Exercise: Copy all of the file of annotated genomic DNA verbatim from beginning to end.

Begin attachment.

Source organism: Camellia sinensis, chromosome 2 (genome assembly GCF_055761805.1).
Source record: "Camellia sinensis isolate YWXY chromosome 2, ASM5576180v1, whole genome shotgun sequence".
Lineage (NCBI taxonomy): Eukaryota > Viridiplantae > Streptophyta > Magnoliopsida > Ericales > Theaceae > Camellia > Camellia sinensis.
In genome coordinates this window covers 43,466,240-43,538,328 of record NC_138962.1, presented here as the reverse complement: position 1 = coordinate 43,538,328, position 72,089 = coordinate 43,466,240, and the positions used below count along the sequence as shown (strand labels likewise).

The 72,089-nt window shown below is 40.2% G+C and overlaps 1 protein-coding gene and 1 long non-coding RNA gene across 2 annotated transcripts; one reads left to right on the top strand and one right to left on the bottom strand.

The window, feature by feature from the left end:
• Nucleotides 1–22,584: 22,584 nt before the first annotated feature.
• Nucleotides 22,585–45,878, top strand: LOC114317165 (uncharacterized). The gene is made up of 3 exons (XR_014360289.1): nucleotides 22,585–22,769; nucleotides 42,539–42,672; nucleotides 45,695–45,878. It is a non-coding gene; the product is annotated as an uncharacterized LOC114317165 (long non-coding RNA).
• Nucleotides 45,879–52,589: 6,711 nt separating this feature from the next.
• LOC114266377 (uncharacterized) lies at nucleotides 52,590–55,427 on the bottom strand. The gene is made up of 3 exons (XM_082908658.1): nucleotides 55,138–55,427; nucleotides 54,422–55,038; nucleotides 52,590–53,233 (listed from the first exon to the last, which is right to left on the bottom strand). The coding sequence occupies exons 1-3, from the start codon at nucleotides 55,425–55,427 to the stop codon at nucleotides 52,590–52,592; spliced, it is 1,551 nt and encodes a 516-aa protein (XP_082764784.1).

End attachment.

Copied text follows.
Source organism: Camellia sinensis, chromosome 2 (genome assembly GCF_055761805.1).
Source record: "Camellia sinensis isolate YWXY chromosome 2, ASM5576180v1, whole genome shotgun sequence".
Lineage (NCBI taxonomy): Eukaryota > Viridiplantae > Streptophyta > Magnoliopsida > Ericales > Theaceae > Camellia > Camellia sinensis.
In genome coordinates this window covers 43,466,240-43,538,328 of record NC_138962.1, presented here as the reverse complement: position 1 = coordinate 43,538,328, position 72,089 = coordinate 43,466,240, and the positions used below count along the sequence as shown (strand labels likewise).

The 72,089-nt window shown below is 40.2% G+C and overlaps 1 protein-coding gene and 1 long non-coding RNA gene across 2 annotated transcripts; one reads left to right on the top strand and one right to left on the bottom strand.

The window, feature by feature from the left end:
• Nucleotides 1–22,584: 22,584 nt before the first annotated feature.
• Nucleotides 22,585–45,878, top strand: LOC114317165 (uncharacterized). The gene is made up of 3 exons (XR_014360289.1): nucleotides 22,585–22,769; nucleotides 42,539–42,672; nucleotides 45,695–45,878. It is a non-coding gene; the product is annotated as an uncharacterized LOC114317165 (long non-coding RNA).
• Nucleotides 45,879–52,589: 6,711 nt separating this feature from the next.
• LOC114266377 (uncharacterized) lies at nucleotides 52,590–55,427 on the bottom strand. The gene is made up of 3 exons (XM_082908658.1): nucleotides 55,138–55,427; nucleotides 54,422–55,038; nucleotides 52,590–53,233 (listed from the first exon to the last, which is right to left on the bottom strand). The coding sequence occupies exons 1-3, from the start codon at nucleotides 55,425–55,427 to the stop codon at nucleotides 52,590–52,592; spliced, it is 1,551 nt and encodes a 516-aa protein (XP_082764784.1).